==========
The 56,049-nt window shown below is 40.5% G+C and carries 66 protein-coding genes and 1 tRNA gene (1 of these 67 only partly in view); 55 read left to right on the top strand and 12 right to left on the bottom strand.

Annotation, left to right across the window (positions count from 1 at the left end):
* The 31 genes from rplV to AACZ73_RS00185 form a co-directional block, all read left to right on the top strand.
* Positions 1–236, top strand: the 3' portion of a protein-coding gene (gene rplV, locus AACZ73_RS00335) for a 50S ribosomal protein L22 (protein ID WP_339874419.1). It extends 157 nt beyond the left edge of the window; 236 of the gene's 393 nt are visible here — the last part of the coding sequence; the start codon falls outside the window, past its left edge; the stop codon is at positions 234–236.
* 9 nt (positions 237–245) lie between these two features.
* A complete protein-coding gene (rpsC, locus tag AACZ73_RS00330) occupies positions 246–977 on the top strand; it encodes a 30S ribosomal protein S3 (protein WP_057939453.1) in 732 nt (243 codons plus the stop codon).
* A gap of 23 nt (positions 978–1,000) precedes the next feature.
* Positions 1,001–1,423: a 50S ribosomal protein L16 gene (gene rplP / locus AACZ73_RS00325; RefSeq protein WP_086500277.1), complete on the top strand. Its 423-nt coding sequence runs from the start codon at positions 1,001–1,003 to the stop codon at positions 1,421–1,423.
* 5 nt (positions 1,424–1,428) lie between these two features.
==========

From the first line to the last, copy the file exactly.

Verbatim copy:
The 56,049-nt window shown below is 40.5% G+C and carries 66 protein-coding genes and 1 tRNA gene (1 of these 67 only partly in view); 55 read left to right on the top strand and 12 right to left on the bottom strand.

Annotation, left to right across the window (positions count from 1 at the left end):
* The 31 genes from rplV to AACZ73_RS00185 form a co-directional block, all read left to right on the top strand.
* Positions 1–236, top strand: the 3' portion of a protein-coding gene (gene rplV, locus AACZ73_RS00335) for a 50S ribosomal protein L22 (protein ID WP_339874419.1). It extends 157 nt beyond the left edge of the window; 236 of the gene's 393 nt are visible here — the last part of the coding sequence; the start codon falls outside the window, past its left edge; the stop codon is at positions 234–236.
* 9 nt (positions 237–245) lie between these two features.
* A complete protein-coding gene (rpsC, locus tag AACZ73_RS00330) occupies positions 246–977 on the top strand; it encodes a 30S ribosomal protein S3 (protein WP_057939453.1) in 732 nt (243 codons plus the stop codon).
* A gap of 23 nt (positions 978–1,000) precedes the next feature.
* Positions 1,001–1,423: a 50S ribosomal protein L16 gene (gene rplP / locus AACZ73_RS00325; RefSeq protein WP_086500277.1), complete on the top strand. Its 423-nt coding sequence runs from the start codon at positions 1,001–1,003 to the stop codon at positions 1,421–1,423.
* 5 nt (positions 1,424–1,428) lie between these two features.